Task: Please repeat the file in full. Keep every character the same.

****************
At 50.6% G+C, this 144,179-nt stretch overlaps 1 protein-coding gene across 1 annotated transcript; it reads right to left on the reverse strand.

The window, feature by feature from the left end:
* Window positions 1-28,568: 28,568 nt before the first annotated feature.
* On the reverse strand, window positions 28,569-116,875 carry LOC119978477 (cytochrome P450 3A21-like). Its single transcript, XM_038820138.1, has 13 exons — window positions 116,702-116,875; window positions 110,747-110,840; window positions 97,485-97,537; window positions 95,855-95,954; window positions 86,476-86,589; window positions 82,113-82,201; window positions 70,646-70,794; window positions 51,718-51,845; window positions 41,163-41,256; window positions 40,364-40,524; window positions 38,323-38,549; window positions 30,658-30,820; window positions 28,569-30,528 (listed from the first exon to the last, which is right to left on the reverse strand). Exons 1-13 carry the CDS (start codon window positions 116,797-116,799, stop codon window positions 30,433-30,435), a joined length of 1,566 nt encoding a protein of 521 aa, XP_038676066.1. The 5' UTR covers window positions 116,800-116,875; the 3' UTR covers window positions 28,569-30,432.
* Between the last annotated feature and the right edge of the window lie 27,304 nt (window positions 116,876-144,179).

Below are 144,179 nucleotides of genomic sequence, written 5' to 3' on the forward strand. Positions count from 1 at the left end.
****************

At 50.6% G+C, this 144,179-nt stretch overlaps 1 protein-coding gene across 1 annotated transcript; it reads right to left on the reverse strand.

The window, feature by feature from the left end:
* Window positions 1-28,568: 28,568 nt before the first annotated feature.
* On the reverse strand, window positions 28,569-116,875 carry LOC119978477 (cytochrome P450 3A21-like). Its single transcript, XM_038820138.1, has 13 exons — window positions 116,702-116,875; window positions 110,747-110,840; window positions 97,485-97,537; window positions 95,855-95,954; window positions 86,476-86,589; window positions 82,113-82,201; window positions 70,646-70,794; window positions 51,718-51,845; window positions 41,163-41,256; window positions 40,364-40,524; window positions 38,323-38,549; window positions 30,658-30,820; window positions 28,569-30,528 (listed from the first exon to the last, which is right to left on the reverse strand). Exons 1-13 carry the CDS (start codon window positions 116,797-116,799, stop codon window positions 30,433-30,435), a joined length of 1,566 nt encoding a protein of 521 aa, XP_038676066.1. The 5' UTR covers window positions 116,800-116,875; the 3' UTR covers window positions 28,569-30,432.
* Between the last annotated feature and the right edge of the window lie 27,304 nt (window positions 116,876-144,179).

Below are 144,179 nucleotides of genomic sequence, written 5' to 3' on the forward strand. Positions count from 1 at the left end.